activists a reason to channel-surf when the Republican
convention is on TV this month.
Tea Party members say they will be investing most of their
energy on state and local races this fall, gravitating toward
Republicans such as Cruz, Akin, Indiana U.S. Senate candidate
Richard Mourdock, and Nebraska U.S. Senate candidate Deb
In recent days, Romney has tried to draw on some of these
candidates' insurgent appeal by appearing with Mourdock in
Evansville, Indiana, on Saturday and including Cruz in a
campaign telephone call for reporters on Tuesday.
But several Tea Party leaders say Romney can't easily trade
on their success.
"I'm not going to go out and try to help him," said Allen
Olson, a carpenter who is the founder of the Tea Party group in
Columbia, South Carolina.
Olsen said he and his fellow conservative activists have a
message for Romney and the Republican Party: "Listen. Or else."
Romney's supporters say his campaign is listening and is
honing a message that mirrors the Tea Party's concern for
limiting government spending and reducing deficits.
"They know that they need to get the Tea Party people," said
Gregg Keller, executive director of the American Conservative
The convention's roster of speakers will be one sign of how
seriously Republican leaders view the Tea Party.
If Romney does not pick a Tea Party hero such as Florida
Senator Marco Rubio or Kentucky Senator Rand Paul as his
vice-presidential nominee, their presence on the rostrum during
prime-time TV hours could help the presidential nominee.
So far, Cruz, Rand Paul and Wisconsin Governor Scott Walker
are the most prominent Tea Party favorites to be given speaking
slots, but it's not yet clear whether those speeches will be in
the evening hours of TV's coveted prime time.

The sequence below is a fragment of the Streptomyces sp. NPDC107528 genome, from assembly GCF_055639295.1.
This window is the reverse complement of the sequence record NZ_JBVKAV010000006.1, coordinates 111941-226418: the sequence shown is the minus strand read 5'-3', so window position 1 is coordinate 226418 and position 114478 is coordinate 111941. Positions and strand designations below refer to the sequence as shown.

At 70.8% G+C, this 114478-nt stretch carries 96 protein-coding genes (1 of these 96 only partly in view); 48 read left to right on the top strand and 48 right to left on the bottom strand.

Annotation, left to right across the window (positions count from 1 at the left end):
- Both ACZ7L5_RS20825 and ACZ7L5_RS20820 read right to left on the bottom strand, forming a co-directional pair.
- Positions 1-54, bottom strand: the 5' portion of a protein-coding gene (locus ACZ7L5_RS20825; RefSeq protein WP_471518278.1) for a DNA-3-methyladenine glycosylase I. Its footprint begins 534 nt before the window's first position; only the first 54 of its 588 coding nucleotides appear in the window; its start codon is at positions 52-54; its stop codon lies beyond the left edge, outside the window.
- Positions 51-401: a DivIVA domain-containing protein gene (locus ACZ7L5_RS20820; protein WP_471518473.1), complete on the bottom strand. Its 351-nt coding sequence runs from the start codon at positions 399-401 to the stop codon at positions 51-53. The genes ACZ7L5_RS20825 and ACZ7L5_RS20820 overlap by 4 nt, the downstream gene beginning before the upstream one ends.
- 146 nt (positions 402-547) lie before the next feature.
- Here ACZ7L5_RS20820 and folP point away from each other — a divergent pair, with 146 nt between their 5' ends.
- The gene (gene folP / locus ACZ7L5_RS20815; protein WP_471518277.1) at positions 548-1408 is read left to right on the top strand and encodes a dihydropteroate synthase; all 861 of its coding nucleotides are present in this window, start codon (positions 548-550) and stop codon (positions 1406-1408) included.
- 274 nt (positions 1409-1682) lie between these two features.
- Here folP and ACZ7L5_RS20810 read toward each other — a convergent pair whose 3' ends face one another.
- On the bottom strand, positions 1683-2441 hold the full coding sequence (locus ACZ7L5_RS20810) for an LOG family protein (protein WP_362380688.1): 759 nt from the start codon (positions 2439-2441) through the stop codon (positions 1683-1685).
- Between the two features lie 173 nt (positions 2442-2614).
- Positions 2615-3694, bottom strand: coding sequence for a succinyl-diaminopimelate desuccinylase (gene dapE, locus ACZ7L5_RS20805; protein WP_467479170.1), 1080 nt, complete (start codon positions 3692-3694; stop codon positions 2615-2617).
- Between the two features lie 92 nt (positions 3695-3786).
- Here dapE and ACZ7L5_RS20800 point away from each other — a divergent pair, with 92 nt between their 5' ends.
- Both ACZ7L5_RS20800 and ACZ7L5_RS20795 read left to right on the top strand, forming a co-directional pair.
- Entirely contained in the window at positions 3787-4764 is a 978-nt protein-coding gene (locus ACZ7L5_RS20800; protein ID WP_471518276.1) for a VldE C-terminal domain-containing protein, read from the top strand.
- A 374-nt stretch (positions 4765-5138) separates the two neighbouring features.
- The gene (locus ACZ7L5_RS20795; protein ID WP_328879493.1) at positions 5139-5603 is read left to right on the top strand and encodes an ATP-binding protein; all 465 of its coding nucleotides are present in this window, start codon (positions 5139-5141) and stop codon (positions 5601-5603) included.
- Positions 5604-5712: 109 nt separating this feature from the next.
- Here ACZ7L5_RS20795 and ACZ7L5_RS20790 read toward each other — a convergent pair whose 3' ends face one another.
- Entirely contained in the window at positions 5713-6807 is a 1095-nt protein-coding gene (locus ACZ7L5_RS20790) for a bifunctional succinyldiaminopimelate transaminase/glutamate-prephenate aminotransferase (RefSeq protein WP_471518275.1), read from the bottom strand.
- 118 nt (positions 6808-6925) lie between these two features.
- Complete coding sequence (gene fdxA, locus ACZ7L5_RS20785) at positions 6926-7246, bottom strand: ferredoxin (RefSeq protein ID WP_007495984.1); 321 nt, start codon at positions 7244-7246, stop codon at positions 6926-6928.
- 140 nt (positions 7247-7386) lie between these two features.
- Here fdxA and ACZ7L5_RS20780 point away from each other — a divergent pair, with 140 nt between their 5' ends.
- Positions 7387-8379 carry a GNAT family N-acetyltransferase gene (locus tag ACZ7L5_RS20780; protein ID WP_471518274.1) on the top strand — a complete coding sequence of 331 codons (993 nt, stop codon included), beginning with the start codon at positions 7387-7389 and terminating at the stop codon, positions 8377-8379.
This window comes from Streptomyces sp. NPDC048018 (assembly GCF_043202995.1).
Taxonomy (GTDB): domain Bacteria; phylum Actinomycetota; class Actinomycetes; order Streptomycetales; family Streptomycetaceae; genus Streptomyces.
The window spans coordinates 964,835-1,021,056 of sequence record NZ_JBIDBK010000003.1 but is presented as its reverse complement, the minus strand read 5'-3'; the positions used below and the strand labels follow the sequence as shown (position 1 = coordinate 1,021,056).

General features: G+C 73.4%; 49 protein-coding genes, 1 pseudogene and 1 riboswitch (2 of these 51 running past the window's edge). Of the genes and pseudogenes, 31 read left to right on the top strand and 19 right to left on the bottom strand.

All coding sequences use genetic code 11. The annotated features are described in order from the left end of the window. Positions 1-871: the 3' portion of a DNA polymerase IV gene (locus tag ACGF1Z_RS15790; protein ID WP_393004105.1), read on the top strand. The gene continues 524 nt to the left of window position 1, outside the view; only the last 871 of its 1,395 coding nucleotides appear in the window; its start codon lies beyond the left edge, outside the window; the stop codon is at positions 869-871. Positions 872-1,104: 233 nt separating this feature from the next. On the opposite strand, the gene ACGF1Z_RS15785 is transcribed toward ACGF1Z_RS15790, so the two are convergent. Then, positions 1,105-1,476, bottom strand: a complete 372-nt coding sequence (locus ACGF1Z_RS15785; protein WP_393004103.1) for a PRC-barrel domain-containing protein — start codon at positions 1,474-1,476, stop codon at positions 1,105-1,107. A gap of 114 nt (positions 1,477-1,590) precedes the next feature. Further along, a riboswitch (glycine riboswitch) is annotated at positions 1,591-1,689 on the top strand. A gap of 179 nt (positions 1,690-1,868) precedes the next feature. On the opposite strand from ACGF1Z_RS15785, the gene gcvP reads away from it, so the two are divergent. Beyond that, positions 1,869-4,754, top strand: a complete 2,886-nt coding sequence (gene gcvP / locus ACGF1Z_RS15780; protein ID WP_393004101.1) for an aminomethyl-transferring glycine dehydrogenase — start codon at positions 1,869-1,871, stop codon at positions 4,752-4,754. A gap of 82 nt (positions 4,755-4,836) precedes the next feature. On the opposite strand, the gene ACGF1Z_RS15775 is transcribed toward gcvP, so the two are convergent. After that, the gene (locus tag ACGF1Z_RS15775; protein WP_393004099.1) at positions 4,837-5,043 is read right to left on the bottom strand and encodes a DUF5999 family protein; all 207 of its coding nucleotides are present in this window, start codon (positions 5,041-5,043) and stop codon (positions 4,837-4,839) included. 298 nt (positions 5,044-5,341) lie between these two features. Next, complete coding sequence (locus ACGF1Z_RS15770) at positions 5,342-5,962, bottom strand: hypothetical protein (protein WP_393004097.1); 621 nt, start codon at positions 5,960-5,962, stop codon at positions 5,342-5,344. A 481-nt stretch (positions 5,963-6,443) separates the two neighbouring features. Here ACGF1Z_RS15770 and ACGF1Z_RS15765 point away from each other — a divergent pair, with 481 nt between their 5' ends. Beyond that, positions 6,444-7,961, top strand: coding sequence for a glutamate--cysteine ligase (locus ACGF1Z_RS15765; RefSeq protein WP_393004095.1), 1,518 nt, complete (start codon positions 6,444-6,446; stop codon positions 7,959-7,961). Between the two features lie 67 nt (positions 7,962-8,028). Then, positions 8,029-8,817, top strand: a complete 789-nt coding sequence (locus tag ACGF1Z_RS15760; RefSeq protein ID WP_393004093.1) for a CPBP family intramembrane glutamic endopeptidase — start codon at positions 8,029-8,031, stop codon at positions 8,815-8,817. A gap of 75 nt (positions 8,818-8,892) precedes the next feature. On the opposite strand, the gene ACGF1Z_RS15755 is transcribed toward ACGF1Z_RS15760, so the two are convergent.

Former Alaska Governor Sarah Palin, another Tea Party hero,
hasn't received a public invitation to appear at the convention.
At the same time, the Tea Party and Romney may be working at
cross purposes, as conservative activists try to tug the
Republican Party to the right while Romney strives to appeal to
voters in the middle needed to win a national election.
An ABC/Washington Post poll taken this spring indicated that
passionate supporters of the Tea Party were outnumbered by
strong opponents of the movement by 2 to 1.
A 'TEST' AT THE CONVENTION
Tea Partiers say their involvement with the Republican
convention will be largely outside the arena in Tampa.
Activists are staging a rally on August 26, before the
convention begins officially the next day. Among the scheduled
speakers are two Republicans who challenged Romney for the
Republican nomination, pizza magnate Herman Cain and
Representative Michele Bachmann of Minnesota
Tea Party leaders also plan to petition party leaders who
are responsible for drafting the party's platform, its statement
of positions for the fall elections.
FreedomWorks will present ideas such as auditing the Federal
Reserve and eliminating the Department of Education.
"That's going to be a test. We will see how well we will be
embraced or be told to pound salt," said Brandon, of
Members of the Republican platform committee say the panel
will be receptive.
"Everybody is going to be welcomed," said Representative
Marsha Blackburn of Tennessee, who co-chairs the committee.
But some Tea Partiers aren't enthusiastic about influencing
the Republican platform.
"It's a piece of paper," said Olsen, a Tea Party leader in
Columbia, South Carolina. "It doesn't mean squat."